“That was a lovely tree. You have a good eye.”
He shook his head. “Nah. They picked it. I just cut.”
“Still, you did a good job.”
He flushed a bit and Stella relaxed.
The next two days, she managed to be very nice to Brody. But with every passing day scholarship denials mounted in her mailbox. She wasn’t surprised. Desperate, she’d applied for things way out of the realm of possibility.
Day three, she worked the noon-to-seven shift at the tree farm, able to stave off her grief and sadness. But when it came time to go home, when frigid darkness had settled in and a full moon had risen over the black rise of trees on the horizon, she couldn’t go home.
She’d pretended all day that her life was fine. But it was easier with strangers. At home, where everyone knew her so well, it would be so damned hard to keep her façade in place. So as Max turned off the strings of lights that lit the square where precut trees huddled and the cash register sat silent, she didn’t go to the door of her car. She headed for the trunk, rummaged a bit, and pulled out her skates.
“Oh, gonna hit the pond a bit?”
She smiled at Max. “Yeah. I need a minute or two to clear my head.”
“You could come in for supper first.”
Her stomach growled. Supper would be so nice right now. But she was as proud as her parents. The Lindstroms didn’t take handouts. And an offer of supper on a day when her station in life was weighing down on her definitely felt like a handout. She pretended to be busy with her skates.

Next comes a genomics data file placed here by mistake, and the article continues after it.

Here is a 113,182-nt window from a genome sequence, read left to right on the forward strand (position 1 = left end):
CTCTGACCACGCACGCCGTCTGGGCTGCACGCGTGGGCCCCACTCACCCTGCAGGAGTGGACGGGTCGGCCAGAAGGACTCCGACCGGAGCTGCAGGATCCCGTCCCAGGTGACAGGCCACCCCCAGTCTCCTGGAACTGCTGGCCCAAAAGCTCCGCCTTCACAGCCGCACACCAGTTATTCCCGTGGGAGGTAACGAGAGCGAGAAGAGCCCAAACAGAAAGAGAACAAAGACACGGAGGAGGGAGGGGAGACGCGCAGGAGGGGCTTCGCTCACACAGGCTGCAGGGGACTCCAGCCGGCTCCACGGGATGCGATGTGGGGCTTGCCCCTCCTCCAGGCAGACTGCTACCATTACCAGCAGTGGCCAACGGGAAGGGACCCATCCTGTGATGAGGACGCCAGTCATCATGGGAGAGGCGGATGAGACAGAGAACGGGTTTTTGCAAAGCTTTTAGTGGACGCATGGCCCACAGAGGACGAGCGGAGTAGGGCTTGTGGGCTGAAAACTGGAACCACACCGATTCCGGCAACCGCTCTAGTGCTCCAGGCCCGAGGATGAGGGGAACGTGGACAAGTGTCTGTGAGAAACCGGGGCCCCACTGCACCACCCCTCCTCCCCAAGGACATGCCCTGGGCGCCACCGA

“I’m not really hungry. More in the mood for a little alone time.”
Max said, “Got it,” waved and headed to the house.
When he opened the back door, the scents of chicken and dumplings wafted outside to her. Her stomach rumbled again, but she resolutely headed for the pond.
* * *
In the warm, chicken-and-dumplings-scented kitchen, Max shrugged out of his coat. “Stella went back to the pond to skate.”
Gwen turned from the stove. Her round belly got bigger every day and Brody had to school his features to keep from gaping at her. “It’s freezing out there! At least before she skates, she should get some warm food in her.”
“Told her exactly that,” Max said as he took a seat at the round table where the family would soon dive into chicken and dumplings. “But she’s a proud one. Plus, I think there’s something wrong.”
“Like what?” Brody’s dad asked, taking his seat between Emmalee and Gwen.
Max scratched his beard. “I don’t know but something’s up.”
Stretching to place a tray of homemade rolls beside the piping hot chicken, Gwen said, “I’m going out there to talk to her.”
A chorus of “Oh, no, you’re not,” erupted from the table.
Sunny added, “There’s a foot of snow to trudge through. You don’t even have boots that high.”
Gwen planted her hands on her hips. “Well, we can’t leave the poor girl out there alone in misery.”
Brody rose. “I’ll go.”